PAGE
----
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Humans have always peed and pooped, but where it goes after we’ve done our business has changed a lot. In fact: The water you just drank may well have been a part of someone’s urine just weeks ago! SciShow explains!


Hosted by: Hank Green
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Sources:
http://www.treehugger.com/bathroom-design/the-history-of-the-bathroom-part-1-before-the-flush.html

https://faculty.unlv.edu/wjsmith/smithtest/Urban-Sanitation_PreIndustrial-Japan.pdf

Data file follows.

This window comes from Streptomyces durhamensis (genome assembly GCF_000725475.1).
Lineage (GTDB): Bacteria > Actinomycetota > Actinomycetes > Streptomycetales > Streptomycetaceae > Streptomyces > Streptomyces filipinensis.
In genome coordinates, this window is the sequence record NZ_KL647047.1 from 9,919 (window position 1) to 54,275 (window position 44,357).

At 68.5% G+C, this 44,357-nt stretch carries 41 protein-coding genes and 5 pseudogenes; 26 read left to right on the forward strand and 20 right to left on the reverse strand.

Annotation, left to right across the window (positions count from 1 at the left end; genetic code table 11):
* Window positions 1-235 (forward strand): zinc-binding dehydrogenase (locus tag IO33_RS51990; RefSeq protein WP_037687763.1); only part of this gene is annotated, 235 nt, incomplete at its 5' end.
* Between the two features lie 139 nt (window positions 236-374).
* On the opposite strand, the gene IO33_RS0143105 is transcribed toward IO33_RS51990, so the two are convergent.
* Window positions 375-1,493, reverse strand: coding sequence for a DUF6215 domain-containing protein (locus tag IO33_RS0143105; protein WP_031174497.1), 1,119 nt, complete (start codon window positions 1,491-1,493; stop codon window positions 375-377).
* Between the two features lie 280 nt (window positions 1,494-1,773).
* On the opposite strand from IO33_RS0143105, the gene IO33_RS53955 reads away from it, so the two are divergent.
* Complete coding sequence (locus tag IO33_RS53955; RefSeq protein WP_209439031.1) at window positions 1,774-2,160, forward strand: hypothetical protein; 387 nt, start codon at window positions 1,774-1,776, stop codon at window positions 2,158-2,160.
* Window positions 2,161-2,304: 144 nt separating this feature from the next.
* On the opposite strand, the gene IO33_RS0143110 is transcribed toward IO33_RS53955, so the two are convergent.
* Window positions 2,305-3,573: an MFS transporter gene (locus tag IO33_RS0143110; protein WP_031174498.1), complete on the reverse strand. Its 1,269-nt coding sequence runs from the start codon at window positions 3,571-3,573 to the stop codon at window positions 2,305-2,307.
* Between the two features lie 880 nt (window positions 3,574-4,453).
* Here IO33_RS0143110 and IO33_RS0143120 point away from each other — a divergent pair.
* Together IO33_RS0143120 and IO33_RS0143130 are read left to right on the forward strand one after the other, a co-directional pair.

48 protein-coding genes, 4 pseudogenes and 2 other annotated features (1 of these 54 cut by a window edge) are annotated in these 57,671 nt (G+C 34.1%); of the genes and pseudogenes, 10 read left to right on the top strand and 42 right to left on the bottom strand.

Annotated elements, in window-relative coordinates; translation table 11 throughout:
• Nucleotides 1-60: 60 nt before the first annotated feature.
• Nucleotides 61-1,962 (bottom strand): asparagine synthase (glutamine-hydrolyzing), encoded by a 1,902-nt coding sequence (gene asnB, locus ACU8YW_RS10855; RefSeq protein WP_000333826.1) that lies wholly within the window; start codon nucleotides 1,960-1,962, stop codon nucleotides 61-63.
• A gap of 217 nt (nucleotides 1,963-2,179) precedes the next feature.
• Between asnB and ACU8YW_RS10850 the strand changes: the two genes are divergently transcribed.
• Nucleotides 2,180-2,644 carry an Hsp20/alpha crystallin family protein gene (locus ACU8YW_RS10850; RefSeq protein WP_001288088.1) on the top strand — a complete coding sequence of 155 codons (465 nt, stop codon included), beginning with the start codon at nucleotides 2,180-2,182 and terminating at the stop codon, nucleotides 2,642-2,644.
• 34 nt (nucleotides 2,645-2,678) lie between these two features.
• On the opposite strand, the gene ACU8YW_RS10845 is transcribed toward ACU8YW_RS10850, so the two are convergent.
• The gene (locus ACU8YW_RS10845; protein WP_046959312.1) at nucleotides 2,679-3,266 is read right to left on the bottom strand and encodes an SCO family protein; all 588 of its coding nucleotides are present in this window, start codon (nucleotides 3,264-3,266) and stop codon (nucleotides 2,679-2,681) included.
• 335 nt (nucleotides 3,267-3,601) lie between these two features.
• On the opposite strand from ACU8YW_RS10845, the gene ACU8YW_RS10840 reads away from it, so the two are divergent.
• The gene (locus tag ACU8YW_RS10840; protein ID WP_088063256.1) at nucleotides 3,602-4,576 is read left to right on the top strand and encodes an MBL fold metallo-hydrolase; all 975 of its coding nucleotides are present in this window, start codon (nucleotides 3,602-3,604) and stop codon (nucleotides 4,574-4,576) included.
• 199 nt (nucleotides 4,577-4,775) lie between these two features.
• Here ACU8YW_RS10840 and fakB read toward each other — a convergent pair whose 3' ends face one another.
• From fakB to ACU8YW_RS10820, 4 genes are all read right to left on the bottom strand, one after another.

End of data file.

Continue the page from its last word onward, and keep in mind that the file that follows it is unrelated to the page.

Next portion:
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The year is 1858. The city is London. An oppressive heat wave is scorching the city’s two-and-a-half million residents, and the Thames River, where for centuries Londoners have disposed of their waste, begins to stink. BAD, like really bad.   Water levels drop as raw sewage bakes in the sun, casting a fetid smell so powerful that it’s said to strike men down.    It would go down in history as The Big Stink, all three of those words capitalized. And as unpleasant as it was, it’s remembered today as a tipping point of sorts that eventually ushered in the age of modern sewage treatment.   Humans have always peed and pooped, of course. But where it goes after we’ve done our business has changed a lot, especially in the last 160 years.    Point of fact: The water you just drank may well have been a part of someone’s urine just weeks ago! Tasty.   [Intro]   As a result of the Great Stink, London ended up building more than 20,000 kilometers of underground sewers to channel human waste downstream where it could be could be released but still untreated.   And it turns out that just diluting and dispersing sewage and hoping for the best isn’t great public health policy. I mean, the Greeks and Romans were doing the same thing 2,000 years earlier, not exactly progress.    Over time it became clear that human waste not only had to be disposed of, but it also had to be rid of the pollutants that are harmful to humans and the environment.   But what makes poop and pee so dangerous in the first place? I mean, the stuff comes from your body, so if it doesn’t make you sick when it’s in there, why is there a problem?    Well, we’re learning a lot these days about the human microbiome -- the wonderful habitat that your body provides for literally trillions of microorganisms -- and it includes your waste-making parts.    Like, there’s growing evidence that your urine isn’t actually sterile, though for a long time we thought it was. And your intestines are populated with HUGE bacterial colonies that you actually NEED in there to help digest your food and fend off some infections.   Unfortunately, we’re not all healthy 100 percent of the time, and the viruses and bacteria that make us sick are found in our poop. So, human waste can contain all kinds of pathogens, like salmonella and E. coli, and the microorganisms that cause cholera, typhoid, and hepatitis.   Then you got parasites like hookworms and and protozoa like giardia -- which campers may be familiar with after drinking improperly filtered water.    And it’s more than just a problem for humans. Wastewater also contains lots of nitrogen and phosphates that can harm wildlife and water quality if released into the environment.   So, while a lot of us take it for granted, dealing with these challenges is harder than you might think.    Lack of access to clean water and flushing toilets is is serious public health problem in many developing countries, so the treatment processes that most of us use aren’t available to well over a billion people.   The wastewater journey usually takes one of two directions. It either heads by way of a pipe to your town’s local sewer, or into a septic tank right there by your own home.   Even though many of us live in big cities, backyard septic systems are actually very common. As many as 25 percent of people in North America depend on them to process their waste and distribute it back into the ground.   Scientists learned long ago that the anaerobic digestion of sewage by microorganisms could be extremely effective in breaking down human waste and eliminating pathogens. The word “septic” actually comes from the Latin word for the bacterial action that you know as rotting.   All of the stuff that goes down your toilet -- which wastewater-management types call black water -- and all of the stuff that goes down the drain in your sink and shower, or gray water, flows into that tank, which usually holds about 4,000 liters of liquid.  Then, in the span of about two days, naturally-occurring anaerobic bacteria get to work, reducing solids in the wastewater into liquids and a kind of greasy, fatty residue. The insoluble particles will sink to the bottom and form sludge while the fats form a layer at the top of the tank. And yes I realize I’m probably ruining your day at this point. But within 48 hours, the bacteria will break down the wastewater in a septic tank by about 40 percent. And they stay in the water when it flows out of the tank and into an underground drainage field. Here, the bacteria continue to do their thing while the soil acts as a biological filter of sorts, keeping any harmful organic material from reaching the groundwater supply. The soil contains oxygen which allows aerobic bacteria to enter the mix, and it also takes up some of the phosphorus and forms of nitrogen like ammonium, which plant life really enjoys. So, yep, if you’re off the sewer grid, all of that is going on in your backyard at this very moment. Kinda makes you not to walk around in your bare feet any more, doesn’t it? But for those of you connected to a sewer system, what kind of magical journey awaits your waste?  And because I know some of you are curious, what happens to the stuff that you flush down your toilet that isn’t your own excreta? Well, before it flows into your local treatment plant, wastewater goes through a screen of metal rods that catches all the big stuff  -- sticks and clothing and small animals and other weird non-crap that finds its way into the sewers -- so that none of that gets into the moving parts of the facility. From there it’s on to the settling tank, aka the grit chamber, which is where solids like sand and gravel that have been picked up along the way, settle to the bottom.  It’s also at one of these two early treatment stations where other flushables are removed.  And there are literally tons of this stuff. According to one estimate, as much as 50% of so-called non-dispersable material in wastewater is paper towels from public restrooms. Another 25 % is nothing but baby wipes! And the remaining 25% is a mixture of condom and cosmetic wipes and tampon applicators and random things that toddlers probably got their hands on. The process for removing them varies depending on the system, but usually involves another mechanical screen or a skimmer.  The real treatment begins at the next stage, called the primary clarifier. This circular basin slows down the sewage so that the heavier organic solids fall to the bottom. Those solids at the bottom will be removed and transferred to a digester, sludge press or drying bed, which we’ll get to, I promise. But back to the primary clarifier, most facilities also use a skimmer here to remove fats and oils and grease that float to the top. These substances, most of which come from cooking materials or road runoff, will also often be diverted to the digester. The largest change in the science of wastewater treatment over the last few decades is that the process used to stop right here. People were like “hey, okay, we got the sludge out, the water is good to go back into the rivers.” Except it’s not. As we discussed earlier, the wastewater is still full of potentially dangerous pathogens, which is why we now have what’s called secondary treatment.  Wastewater from the clarifier flows to an aeration basin, where air is added to foster an efficient environment for microorganisms that, unlike those used in most septic systems, consume both organic matter and oxygen. At this point, the water is known as activated sludge, and it looks like dark mud. It’s rich with active bacteria and protozoans that go to town on the oxygen-rich water. From there, the water heads to a secondary clarifier and yet another sedimentation basin. It’s one last time for any leftover heavy stuff to fall to the bottom, where it’s pumped to the digester. And while its name is kind of gross in this context, the digester does pretty much what it sounds like. It eats your poop. Inside, it has an anaerobic environment similar to a septic tank, where bacteria can break down sludge, reducing the volume, the odors, and most importantly disease-causing organisms. Some facilities use drying beds for this step, but either way, the material left over from this process is called biosolids, or treated sewage sludge. It wasn’t so long ago that we took these biosolids and tossed them into a landfill once they went through treatment.  But today, this leftover, dry sludge is often used as fertilizer for agriculture or used to make compost mixtures that are sold commercially.  So, again, yes! You may have used the very diluted byproduct of human poop to grow the veggies in your garden.  We here at SciShow love recycling! But after those solids are taken care of, we still have a bunch of wastewater left over. Now it needs to be disinfected before being released into the wild, also known as our drinking supply. There are lots of ways to do this. Some facilities use chlorine to kill any harmful bacteria still left in the water. Chlorine can be introduced as a gas or a salt. Either way, it reacts with the water to form hypochlorous acid, which ultimately breaks down bacteria’s cell membranes and kills them. And chlorine is really effective, but if you live in a town that uses it, you know that it does not taste good, at all.   Chlorine also can be dangerous for organisms in the rivers and streams that receive the wastewater, which why some places now dechlorinate water AFTER chlorinating it. This is done using sulfur dioxide gas, which quickly turns chlorine compounds into chloride ions, which makes the water less toxic. A more expensive but less chlorine-y method involves using ultraviolet light, which effectively sterilizes microorganisms, changing their genetic composition enough that they can no longer reproduce. Some newer wastewater treatment plants now even go an extra step with what’s called tertiary treatment. It can be a physical process, where water is run through sand filters to reduce any remaining solids; or it can done biologically -- some places divert the water to natural wetlands, where plants remove excess nutrients. But this is the end of the line. No matter what the disinfectant process, the effluent will be released, usually into a nearby river or creek -- ready for you to possibly drink again someday.    Your pee and poop has come full circle.   Thanks for watching this SciShow Infusion -- especially to our Subbable subscribers. To learn how you can support us in exploring the world, just go to Subbable.com/SciShow.   And as always, don’t forget to go to YouTube.com/scishow and subscribe!